South Carolina's unemployment rate is at such historic lows that the state's employers are complaining of labor shortages, reports Charleston's The Post and Courier. The state is responding with job training programs for convicts that have helped participants find jobs at a 75% rate, well above the 25%-40% employment rates for ex-convicts nationwide.
South Carolina's push is just one of several efforts by governments around the country to combat joblessness among ex-offenders, a population that includes one-in-fifteen working age adults, per the Center for Economic and Policy Research.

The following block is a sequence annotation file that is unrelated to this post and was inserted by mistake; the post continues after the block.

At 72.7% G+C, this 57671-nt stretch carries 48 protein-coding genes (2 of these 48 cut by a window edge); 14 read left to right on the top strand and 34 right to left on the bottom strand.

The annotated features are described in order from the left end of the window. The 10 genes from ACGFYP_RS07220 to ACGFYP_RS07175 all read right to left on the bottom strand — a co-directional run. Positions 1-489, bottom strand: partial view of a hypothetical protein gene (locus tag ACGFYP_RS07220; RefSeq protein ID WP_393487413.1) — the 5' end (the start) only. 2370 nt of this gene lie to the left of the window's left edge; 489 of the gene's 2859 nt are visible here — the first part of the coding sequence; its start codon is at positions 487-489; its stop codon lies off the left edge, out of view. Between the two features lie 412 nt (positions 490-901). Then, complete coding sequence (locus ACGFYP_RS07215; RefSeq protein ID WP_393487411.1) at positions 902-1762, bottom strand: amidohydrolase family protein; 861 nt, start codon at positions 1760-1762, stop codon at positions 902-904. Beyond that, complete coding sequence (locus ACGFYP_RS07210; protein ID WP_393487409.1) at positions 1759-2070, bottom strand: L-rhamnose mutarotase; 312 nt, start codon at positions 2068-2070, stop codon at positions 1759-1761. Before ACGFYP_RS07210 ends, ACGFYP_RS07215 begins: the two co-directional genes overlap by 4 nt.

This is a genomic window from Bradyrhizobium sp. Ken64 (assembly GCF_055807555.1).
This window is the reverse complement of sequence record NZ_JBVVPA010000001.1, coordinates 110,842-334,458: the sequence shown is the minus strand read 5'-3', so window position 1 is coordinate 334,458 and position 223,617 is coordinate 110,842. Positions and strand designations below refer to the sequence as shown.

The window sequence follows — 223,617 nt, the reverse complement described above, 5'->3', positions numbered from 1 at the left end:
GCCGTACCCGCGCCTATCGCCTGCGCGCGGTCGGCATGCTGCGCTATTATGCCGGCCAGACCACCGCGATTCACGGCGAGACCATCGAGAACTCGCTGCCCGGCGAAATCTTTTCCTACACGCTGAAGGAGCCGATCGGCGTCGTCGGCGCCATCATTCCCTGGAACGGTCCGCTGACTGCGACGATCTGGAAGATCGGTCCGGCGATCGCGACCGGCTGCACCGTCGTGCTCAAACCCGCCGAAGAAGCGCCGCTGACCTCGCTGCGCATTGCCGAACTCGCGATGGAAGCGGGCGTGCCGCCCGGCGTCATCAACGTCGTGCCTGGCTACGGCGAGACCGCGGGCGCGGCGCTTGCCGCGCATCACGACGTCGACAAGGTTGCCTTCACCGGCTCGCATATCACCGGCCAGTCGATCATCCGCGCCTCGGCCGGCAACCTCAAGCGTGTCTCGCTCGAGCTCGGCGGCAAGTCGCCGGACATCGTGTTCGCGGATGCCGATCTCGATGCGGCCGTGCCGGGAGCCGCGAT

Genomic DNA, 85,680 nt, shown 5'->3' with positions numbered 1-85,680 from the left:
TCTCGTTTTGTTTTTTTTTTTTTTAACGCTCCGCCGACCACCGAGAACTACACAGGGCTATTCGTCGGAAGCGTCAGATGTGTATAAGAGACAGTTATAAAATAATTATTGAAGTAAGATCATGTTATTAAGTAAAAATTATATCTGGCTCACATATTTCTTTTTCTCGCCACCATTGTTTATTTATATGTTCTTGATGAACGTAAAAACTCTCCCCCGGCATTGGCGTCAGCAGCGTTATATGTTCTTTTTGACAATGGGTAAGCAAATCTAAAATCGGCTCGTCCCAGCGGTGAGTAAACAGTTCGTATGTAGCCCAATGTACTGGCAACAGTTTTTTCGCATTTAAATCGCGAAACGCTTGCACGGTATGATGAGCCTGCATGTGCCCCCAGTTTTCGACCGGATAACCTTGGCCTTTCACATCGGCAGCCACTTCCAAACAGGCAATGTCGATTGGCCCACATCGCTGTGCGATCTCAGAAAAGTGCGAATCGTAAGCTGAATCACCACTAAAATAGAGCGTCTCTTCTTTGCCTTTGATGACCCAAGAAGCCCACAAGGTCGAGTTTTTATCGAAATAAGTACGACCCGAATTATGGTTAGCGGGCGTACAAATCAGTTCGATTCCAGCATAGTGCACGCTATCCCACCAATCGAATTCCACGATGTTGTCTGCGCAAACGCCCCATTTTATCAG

Why this is happening now: Policymakers are hoping to respond to complaints from employers about a lack of qualified workers, but economists are also warning that ex-convicts' absence from the labor force could be a long-term headwind for the economy too.
- The U.S. prison population has increased five-fold over the past 50 years, and it's estimated that there may be close to 5 million working-age adults with felony convictions.
- If these would-be workers are being kept from jobs because of the effects of the justice system, that means lost wages for families and communities that need it most.
- The growth of the labor force is slowing as the U.S. population ages, and that means the U.S. economy could benefit from job re-entry programs now more than ever.